intersection 03.24.09

Afterwards

In each brief chapter of Sum: Forty Tales from the Afterlives, neuroscientist, creative writer, and evident Renaissance man David Eagleman creates an unexpected version of the afterlife, then wipes the blackboard clean and does it again in the next chapter. And again. God turns up as a committee, a bacterium, a married couple, a species of dimwits. The afterlife is made up exclusively of people that you knew or it's your life reshuffled or it's full of obsolete gods. Mr. Eagleman has called himself a possibilian, and while he acknowledges that each of his tales is equally improbable, this act of imagination is so rich – funny, touching, revelatory – that life and death both seem wondrous. No small feat.


Before Prospect and Central Parks, New Yorkers used the 478-acre Green-wood Cemetery as an ersatz park, strolling, picnicking, and enjoying the idyllic setting with its wonderful views from the highest point in Brooklyn out to the harbor. (The much-loved view of Minerva saluting the Statue of Liberty is now under threat by commercial development.) Among the many notables buried here are Leonard Bernstein, Horace Greeley, DeWitt Clinton, Jean-Michel Basquiat, Charles Ebbets, Boss Tweed, Fred Ebb, Lola Montez, and Margaret Sanger. On April 26th, 1pm, Alexandra Kathryn Mosca, author of Images of America: Green-Wood Cemetery, gives another trolly tour of the cemetery. The last one sold out, so book ahead. $20.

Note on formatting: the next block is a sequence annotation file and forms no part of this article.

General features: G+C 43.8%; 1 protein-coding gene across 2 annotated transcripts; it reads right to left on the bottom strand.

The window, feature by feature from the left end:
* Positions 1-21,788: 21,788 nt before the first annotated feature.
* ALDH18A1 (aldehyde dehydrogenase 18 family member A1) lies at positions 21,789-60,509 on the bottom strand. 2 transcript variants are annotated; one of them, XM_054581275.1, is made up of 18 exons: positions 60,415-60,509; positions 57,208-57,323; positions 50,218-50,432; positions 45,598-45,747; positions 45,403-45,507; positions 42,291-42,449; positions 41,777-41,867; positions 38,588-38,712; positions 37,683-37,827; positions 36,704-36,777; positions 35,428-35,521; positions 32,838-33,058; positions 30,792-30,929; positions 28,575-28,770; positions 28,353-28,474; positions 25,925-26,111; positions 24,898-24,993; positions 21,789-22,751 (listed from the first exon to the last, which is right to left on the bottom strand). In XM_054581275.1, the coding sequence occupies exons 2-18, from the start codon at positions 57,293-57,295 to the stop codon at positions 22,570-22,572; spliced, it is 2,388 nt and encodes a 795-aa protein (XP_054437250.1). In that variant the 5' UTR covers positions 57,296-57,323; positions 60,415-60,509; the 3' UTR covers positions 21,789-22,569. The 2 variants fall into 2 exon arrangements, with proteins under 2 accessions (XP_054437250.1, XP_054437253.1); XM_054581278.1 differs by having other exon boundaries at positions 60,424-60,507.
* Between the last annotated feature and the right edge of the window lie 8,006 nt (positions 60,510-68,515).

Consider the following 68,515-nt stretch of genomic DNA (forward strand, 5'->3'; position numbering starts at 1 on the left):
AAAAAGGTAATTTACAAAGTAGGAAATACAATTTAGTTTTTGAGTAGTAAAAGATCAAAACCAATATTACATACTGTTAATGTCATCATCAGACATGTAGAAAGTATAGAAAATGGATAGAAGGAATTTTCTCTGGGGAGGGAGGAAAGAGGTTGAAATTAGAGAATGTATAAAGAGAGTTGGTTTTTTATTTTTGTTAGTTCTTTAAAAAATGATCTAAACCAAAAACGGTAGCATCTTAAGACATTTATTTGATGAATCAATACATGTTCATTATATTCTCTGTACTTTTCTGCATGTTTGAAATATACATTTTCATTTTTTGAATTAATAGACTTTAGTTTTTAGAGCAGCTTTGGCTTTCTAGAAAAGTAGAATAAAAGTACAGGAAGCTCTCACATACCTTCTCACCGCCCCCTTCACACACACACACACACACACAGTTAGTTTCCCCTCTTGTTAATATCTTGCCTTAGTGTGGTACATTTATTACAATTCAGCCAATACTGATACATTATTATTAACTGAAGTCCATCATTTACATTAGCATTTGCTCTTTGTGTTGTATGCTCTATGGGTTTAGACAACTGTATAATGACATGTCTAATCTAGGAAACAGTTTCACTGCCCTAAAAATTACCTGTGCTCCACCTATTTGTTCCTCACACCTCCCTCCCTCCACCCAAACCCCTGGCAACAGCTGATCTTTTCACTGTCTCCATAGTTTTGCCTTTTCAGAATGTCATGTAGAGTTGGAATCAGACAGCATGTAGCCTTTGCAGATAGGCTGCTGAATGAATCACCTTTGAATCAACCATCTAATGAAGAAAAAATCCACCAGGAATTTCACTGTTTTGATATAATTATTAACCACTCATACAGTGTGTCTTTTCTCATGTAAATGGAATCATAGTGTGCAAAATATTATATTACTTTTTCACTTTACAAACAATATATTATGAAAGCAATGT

You might prefer to count your paper clips rather than see another production of Our Town. Understood. But you'll be missing a genuine treat: David Cromer's transcendent production of Thornton Wilder's over-produced and underrated classic. The third act, set in the hilltop cemetery, with its gentle "every, every minute" importuning, just kills us.




underground

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